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Friday, January 27, 2017

A Brief History of Ardmore Distillery (Part 3), plus a review of Ardmore 16 year old 1996 Old Malt Cask, cask 8020


When Allied Distillers bought William Teacher & Sons in 1976, they shut down Ardmore's on site Saladin malting box, preferring to use sourced malted barley instead. In 2002, Ardmore was the second to last distillery to move away from coal-fueled direct fired stills, transitioning to modern steam coil heating.

Allied split up in 2005, with Jim Beam Brands picking up more than 20 Scotch whisky brands, including Teacher's and Ardmore. In 2014, Beam merged with Suntory to create the massive Beam Suntory conglomerate.

Despite all these changes, Ardmore continues to produce peated Highland whisky. As of several years ago, the sourced malt had peat specs of 12-14ppm, which is almost twice that of Springbank's current levels. The malt's peat comes from St. Fergus in the Northeast Highlands, so it produces different characteristics than Islay, Northern or Western peat.

Only within the past decade has the distillery put out a steady supply of official single malt, though enthusiasts are still better served by exploring Ardmore's potential through independent bottlings.

MacLean, Charles. Whiskypedia. A Compendium of Scotch Whisky. New York, NY: Skyhorse Publishing, 2010.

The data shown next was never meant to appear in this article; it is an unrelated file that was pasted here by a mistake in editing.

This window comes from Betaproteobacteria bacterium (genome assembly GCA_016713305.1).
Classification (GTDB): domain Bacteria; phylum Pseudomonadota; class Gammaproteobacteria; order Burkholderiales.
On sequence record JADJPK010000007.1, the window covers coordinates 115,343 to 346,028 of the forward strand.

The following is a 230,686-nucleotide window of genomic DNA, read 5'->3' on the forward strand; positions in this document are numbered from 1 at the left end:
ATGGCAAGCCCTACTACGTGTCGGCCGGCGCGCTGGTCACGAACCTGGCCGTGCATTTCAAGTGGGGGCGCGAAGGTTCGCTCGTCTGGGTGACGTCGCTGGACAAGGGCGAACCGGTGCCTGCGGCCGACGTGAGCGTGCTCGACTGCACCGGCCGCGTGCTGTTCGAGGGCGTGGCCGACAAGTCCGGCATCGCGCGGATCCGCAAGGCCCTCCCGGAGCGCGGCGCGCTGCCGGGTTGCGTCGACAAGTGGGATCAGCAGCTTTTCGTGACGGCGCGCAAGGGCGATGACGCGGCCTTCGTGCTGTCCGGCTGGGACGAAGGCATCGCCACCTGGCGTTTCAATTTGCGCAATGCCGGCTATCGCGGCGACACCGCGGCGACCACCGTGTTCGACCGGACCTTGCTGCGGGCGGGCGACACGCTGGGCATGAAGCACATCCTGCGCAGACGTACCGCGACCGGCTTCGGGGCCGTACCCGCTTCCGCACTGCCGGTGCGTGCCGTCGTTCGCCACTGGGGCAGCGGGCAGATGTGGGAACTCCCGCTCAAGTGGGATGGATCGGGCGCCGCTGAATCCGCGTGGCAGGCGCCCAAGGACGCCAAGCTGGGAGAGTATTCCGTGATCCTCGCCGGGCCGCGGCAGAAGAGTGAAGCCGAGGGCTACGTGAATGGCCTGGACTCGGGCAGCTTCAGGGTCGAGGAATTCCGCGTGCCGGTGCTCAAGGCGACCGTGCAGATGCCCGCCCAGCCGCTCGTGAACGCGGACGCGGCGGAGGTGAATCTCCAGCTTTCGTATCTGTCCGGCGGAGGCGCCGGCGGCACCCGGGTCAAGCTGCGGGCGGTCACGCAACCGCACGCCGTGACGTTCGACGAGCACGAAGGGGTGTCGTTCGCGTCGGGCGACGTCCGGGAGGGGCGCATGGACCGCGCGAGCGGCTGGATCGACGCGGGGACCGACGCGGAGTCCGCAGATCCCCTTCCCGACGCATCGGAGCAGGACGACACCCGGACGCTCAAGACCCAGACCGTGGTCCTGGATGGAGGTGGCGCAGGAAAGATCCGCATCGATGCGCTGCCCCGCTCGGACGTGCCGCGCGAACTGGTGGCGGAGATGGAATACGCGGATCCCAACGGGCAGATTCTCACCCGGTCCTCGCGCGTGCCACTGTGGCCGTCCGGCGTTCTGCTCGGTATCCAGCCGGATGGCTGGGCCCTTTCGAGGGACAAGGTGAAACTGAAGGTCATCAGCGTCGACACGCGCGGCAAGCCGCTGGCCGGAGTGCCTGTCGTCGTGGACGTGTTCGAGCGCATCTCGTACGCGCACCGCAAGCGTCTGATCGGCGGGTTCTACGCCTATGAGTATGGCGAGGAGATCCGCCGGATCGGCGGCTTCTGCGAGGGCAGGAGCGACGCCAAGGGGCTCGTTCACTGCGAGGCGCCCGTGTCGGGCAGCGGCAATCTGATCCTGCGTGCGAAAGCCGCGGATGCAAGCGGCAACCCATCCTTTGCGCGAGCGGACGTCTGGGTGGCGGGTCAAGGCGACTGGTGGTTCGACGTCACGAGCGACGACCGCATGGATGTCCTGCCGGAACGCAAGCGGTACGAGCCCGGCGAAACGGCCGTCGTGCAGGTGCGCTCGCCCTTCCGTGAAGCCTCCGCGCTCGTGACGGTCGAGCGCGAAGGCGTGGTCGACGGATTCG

MacLean, Charles. Scotch Whisky, A Liquid History. London, UK: Cassell Illustrated, 2005.
Ronde, Ingvar (Ed.). Malt Whisky Yearbook 2016. Shropshire, UK: MagDig Media. 2015.
Roskrow, Dominic (Ed.). 1001 Whiskies You Must Taste Before You Die. New York, NY: Universe Publishing. 2012.


Distillery: Ardmore
Region: Highlands (Eastern)
Independent Bottler: Douglas Laing
Range: Old Malt Cask
Age: 16 years (February 1996 - February 2012)
Maturation: refill hogshead
Cask number: 8020
Bottle: 315
Alcohol by Volume: 50%
Chillfiltered? No
Colored? No
(A purchased sample)

Its color is almost the same as Wednesday's immature 6yo Ardmore. Perhaps un-oaked chardonnay rather than pinot grigio? The nose presents an amusing duality. First there are the industrial note: new carpet, new sneakers and glossy magazine print. Then there's the fruit: peaches and pears, raspberry jam and orange marmalade. After 20 minutes or so, a wet sand note arises. Its palate's challenging quality comes not from peat but from the raw ultra-young spirit. Very spicy cinnamon notes. Hay, dried basil, white fruits and vanilla. The finish is similar to the palate. Cinnamon Red Hots candies, bran flakes, dried herbs and hay.

WITH WATER (~40%abv)
The nose has barely changed. If anything, the fruit has lessened and a bit of mossy peat has joined the rougher synthetic notes. There's a better bitterness to the now leaner palate. Less sweetness, less spice. It's herbal and mineral. Savory and salty with a tiny bit of sneaker peat. It finishes salty, savory and earthy.

Another raw Ardmore. I tried this one alongside the 6yo and by the time I finished my palate was wrecked. Like the 6, the 16 reads like less than half its age statement. The 16's good nose shows some level of maturation and puts it ahead of the 6 quality-wise. It's admirably naked stuff, but even as a fan of low-oak whisky, I don't mind if I never drink this again. Which means, as enjoyable as the nose may be, I can't grade the whisky over 80.

Though I've been singing this distillery's praises for years, I've reviewed only one Ardmore that approached excellence. I guess I'm going to have to start opening up more bottles from my stash.

Availability - Still around at a few European retailers, five years later
Pricing - around €75
Rating - 78

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